308 F.2d 326
Samuel J. D. WILLIAMS, Appellant,
UNITED STATES of America, Appellee.
United States Court of Appeals District of Columbia Circuit.
Argued June 27, 1962.
Decided August 2, 1962.
Petition for Rehearing Denied October 11, 1962.
Mr. John T. Rigby, Washington, D. C., with whom Mr. Paul A. Porter, Washington, D. C. (both appointed by this court), was on the brief, for appellant.
Mr. Judah Best, Asst. U. S. Atty., with whom Messrs. David C. Acheson, U. S. Atty., Nathan J. Paulson and Joseph A. Lowther, Asst. U. S. Attys., were on the brief, for appellee.
Before WILBUR K. MILLER, Chief Judge, and BURGER and WRIGHT, Circuit Judges.
BURGER, Circuit Judge.
Appellant challenges his arrest and the admissibility of evidence flowing therefrom on the ground the arresting officer lacked personal knowledge which gave probable cause for arrest, even though another officer assigned to the investigation admittedly possessed such knowledge. The questions respecting the suppression of a pistol as evidence against appellant and testimony as to pre-trial identification by the complaining witness are resolved if probable cause existed.
On March 9, 1961, appellant was arrested by Sgt. Sadler of the District of Columbia Metropolitan Police Department after complaint of a housebreaking and assault had been received. At the time of arrest Sadler knew that this housebreaking and assault had been committed, and it was also known to him that Sgt. Talbot of the Metropolitan Police Department wanted appellant for this crime. Earlier on the day of the arrest Sgt. Talbot had learned from the complaining witness, Mr. Hurt, that two men had broken into his house, shot and robbed him and he recognized the two men as men who had been employed by a contractor named Frazier to perform repair work on Hurt's home a few weeks earlier. Hurt described appellant in detail. On the basis of this information, Sgt. Talbot located Frazier, who said the description fitted appellant. He and Talbot then cruised the area in a police car in an effort to find the appellant. Talbot was called away on another case but Frazier continued the search under directions to call the police if he found the appellant. Shortly thereafter Frazier contacted Sgt. Sadler and told him where appellant could be found and guided Sadler to the house where appellant was known to be visiting. Sadler at that time knew the appellant was wanted by the police without knowing the details of the crime or why appellant was suspected of the crime.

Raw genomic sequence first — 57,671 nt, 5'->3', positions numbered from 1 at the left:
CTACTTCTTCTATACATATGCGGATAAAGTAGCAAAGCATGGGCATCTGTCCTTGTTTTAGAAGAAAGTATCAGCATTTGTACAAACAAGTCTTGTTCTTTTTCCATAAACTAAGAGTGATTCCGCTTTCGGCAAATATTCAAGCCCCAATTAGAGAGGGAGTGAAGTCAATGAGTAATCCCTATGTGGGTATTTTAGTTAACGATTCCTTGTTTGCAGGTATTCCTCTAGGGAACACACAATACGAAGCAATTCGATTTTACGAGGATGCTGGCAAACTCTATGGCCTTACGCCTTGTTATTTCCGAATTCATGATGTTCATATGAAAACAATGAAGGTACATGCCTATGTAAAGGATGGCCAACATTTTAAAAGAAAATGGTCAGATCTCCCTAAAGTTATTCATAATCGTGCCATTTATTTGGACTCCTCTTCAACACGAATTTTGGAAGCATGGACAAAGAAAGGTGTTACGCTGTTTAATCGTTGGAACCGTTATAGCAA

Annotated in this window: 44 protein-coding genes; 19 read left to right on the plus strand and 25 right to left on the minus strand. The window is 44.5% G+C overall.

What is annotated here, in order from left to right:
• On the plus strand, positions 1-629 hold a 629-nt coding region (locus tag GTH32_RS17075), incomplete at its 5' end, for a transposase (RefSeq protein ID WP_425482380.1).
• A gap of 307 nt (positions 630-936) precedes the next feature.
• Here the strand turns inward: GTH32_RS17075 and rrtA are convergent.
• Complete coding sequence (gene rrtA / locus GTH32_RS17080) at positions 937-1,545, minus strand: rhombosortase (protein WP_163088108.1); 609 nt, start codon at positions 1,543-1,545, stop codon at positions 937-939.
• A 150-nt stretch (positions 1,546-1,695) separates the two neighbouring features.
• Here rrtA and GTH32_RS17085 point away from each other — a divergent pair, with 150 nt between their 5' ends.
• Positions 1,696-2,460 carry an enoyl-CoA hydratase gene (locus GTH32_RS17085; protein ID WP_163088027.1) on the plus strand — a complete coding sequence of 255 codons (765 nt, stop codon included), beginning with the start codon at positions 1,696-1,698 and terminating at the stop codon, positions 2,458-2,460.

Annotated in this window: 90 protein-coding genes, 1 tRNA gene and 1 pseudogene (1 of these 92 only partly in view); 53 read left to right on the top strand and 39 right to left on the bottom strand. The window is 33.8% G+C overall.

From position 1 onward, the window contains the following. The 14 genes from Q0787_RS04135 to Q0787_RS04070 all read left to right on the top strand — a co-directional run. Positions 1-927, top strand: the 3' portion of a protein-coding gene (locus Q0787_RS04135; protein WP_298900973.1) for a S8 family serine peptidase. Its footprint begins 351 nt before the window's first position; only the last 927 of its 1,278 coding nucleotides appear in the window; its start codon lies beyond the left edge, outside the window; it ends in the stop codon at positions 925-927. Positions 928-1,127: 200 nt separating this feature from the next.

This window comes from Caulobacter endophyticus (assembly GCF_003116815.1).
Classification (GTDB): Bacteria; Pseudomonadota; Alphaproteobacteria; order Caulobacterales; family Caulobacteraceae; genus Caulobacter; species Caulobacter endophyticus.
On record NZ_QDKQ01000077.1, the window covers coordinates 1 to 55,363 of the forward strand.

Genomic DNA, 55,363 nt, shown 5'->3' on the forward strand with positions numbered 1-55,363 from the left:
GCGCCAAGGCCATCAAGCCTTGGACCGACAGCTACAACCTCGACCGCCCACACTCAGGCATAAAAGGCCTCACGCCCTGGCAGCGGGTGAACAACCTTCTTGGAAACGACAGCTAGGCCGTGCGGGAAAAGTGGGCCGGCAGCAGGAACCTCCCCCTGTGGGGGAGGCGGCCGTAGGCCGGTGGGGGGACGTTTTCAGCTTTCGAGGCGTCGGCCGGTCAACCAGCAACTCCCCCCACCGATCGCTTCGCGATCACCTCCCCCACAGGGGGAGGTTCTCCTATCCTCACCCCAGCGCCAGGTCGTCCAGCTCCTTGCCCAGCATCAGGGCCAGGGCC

Appellant concedes that Sgt. Talbot had probable cause to arrest but contends that the arresting officer, Sadler, did not have adequate first hand information and was acting on only Talbot's instructions.
We have set forth appellant's contentions in some detail because they are relatively novel claims. We avail ourselves of the occasion to make it clear that in a large metropolitan police establishment the collective knowledge of the organization as a whole can be imputed to an individual officer when he is requested or authorized by superiors or associates to make an arrest. The whole complex of swift modern communication in a large police department would be a futility if the authority of an individual officer was to be circumscribed by the scope of his first hand knowledge of facts concerning a crime or alleged crime.
When the police department possesses information which would support an arrest without a warrant in the circumstances, the arresting officer, if acting under orders based on that information, need not personally or first hand know all the facts. The test, as we have said, is whether a prudent and cautious officer in those circumstances would have reasonable grounds — not proof or actual knowledge — to believe that a crime had been committed and that appellant was the offender. Jackson v. United States, 112 U.S.App.D.C. 260, 302 F.2d 194 (1962); Dixon v. United States, 111 U.S.App.D.C. 305, 296 F.2d 427 (1961); Bell v. United States, 102 U.S.App.D.C. 383, 254 F.2d 82, cert. denied, 358 U.S. 885, 79 S.Ct. 126, 3 L.Ed.2d 113 (1958).